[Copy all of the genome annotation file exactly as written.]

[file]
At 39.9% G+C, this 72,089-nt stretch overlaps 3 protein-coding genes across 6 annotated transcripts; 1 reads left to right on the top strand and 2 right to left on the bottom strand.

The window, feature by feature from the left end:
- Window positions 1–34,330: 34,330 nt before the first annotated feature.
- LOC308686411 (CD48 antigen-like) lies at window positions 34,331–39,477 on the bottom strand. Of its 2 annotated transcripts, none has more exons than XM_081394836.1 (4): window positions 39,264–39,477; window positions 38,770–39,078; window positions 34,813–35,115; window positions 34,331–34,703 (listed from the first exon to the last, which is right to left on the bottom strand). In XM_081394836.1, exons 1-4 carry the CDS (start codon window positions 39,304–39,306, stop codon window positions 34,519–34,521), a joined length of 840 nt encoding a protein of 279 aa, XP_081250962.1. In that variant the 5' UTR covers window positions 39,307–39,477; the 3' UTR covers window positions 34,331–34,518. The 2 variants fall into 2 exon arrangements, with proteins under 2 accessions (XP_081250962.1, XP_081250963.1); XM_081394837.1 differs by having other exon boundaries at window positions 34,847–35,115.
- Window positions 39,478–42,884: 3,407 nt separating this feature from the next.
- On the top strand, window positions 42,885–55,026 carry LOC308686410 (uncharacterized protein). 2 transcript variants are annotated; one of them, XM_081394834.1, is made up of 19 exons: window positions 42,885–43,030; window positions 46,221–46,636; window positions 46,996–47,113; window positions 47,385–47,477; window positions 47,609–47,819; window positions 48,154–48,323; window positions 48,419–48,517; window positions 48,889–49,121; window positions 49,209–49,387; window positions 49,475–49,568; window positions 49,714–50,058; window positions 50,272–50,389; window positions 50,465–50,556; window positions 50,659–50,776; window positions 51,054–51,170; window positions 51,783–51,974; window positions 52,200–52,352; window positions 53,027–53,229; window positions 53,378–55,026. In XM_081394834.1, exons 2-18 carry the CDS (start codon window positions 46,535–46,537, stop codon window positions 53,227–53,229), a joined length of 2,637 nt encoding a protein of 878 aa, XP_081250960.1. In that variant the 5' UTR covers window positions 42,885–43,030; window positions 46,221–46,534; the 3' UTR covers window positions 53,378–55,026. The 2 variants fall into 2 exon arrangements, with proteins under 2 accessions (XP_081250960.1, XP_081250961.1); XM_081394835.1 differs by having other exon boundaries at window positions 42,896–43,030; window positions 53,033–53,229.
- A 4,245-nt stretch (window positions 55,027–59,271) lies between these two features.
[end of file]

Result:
At 39.9% G+C, this 72,089-nt stretch overlaps 3 protein-coding genes across 6 annotated transcripts; 1 reads left to right on the top strand and 2 right to left on the bottom strand.

The window, feature by feature from the left end:
- Window positions 1–34,330: 34,330 nt before the first annotated feature.
- LOC308686411 (CD48 antigen-like) lies at window positions 34,331–39,477 on the bottom strand. Of its 2 annotated transcripts, none has more exons than XM_081394836.1 (4): window positions 39,264–39,477; window positions 38,770–39,078; window positions 34,813–35,115; window positions 34,331–34,703 (listed from the first exon to the last, which is right to left on the bottom strand). In XM_081394836.1, exons 1-4 carry the CDS (start codon window positions 39,304–39,306, stop codon window positions 34,519–34,521), a joined length of 840 nt encoding a protein of 279 aa, XP_081250962.1. In that variant the 5' UTR covers window positions 39,307–39,477; the 3' UTR covers window positions 34,331–34,518. The 2 variants fall into 2 exon arrangements, with proteins under 2 accessions (XP_081250962.1, XP_081250963.1); XM_081394837.1 differs by having other exon boundaries at window positions 34,847–35,115.
- Window positions 39,478–42,884: 3,407 nt separating this feature from the next.
- On the top strand, window positions 42,885–55,026 carry LOC308686410 (uncharacterized protein). 2 transcript variants are annotated; one of them, XM_081394834.1, is made up of 19 exons: window positions 42,885–43,030; window positions 46,221–46,636; window positions 46,996–47,113; window positions 47,385–47,477; window positions 47,609–47,819; window positions 48,154–48,323; window positions 48,419–48,517; window positions 48,889–49,121; window positions 49,209–49,387; window positions 49,475–49,568; window positions 49,714–50,058; window positions 50,272–50,389; window positions 50,465–50,556; window positions 50,659–50,776; window positions 51,054–51,170; window positions 51,783–51,974; window positions 52,200–52,352; window positions 53,027–53,229; window positions 53,378–55,026. In XM_081394834.1, exons 2-18 carry the CDS (start codon window positions 46,535–46,537, stop codon window positions 53,227–53,229), a joined length of 2,637 nt encoding a protein of 878 aa, XP_081250960.1. In that variant the 5' UTR covers window positions 42,885–43,030; window positions 46,221–46,534; the 3' UTR covers window positions 53,378–55,026. The 2 variants fall into 2 exon arrangements, with proteins under 2 accessions (XP_081250960.1, XP_081250961.1); XM_081394835.1 differs by having other exon boundaries at window positions 42,896–43,030; window positions 53,033–53,229.
- A 4,245-nt stretch (window positions 55,027–59,271) lies between these two features.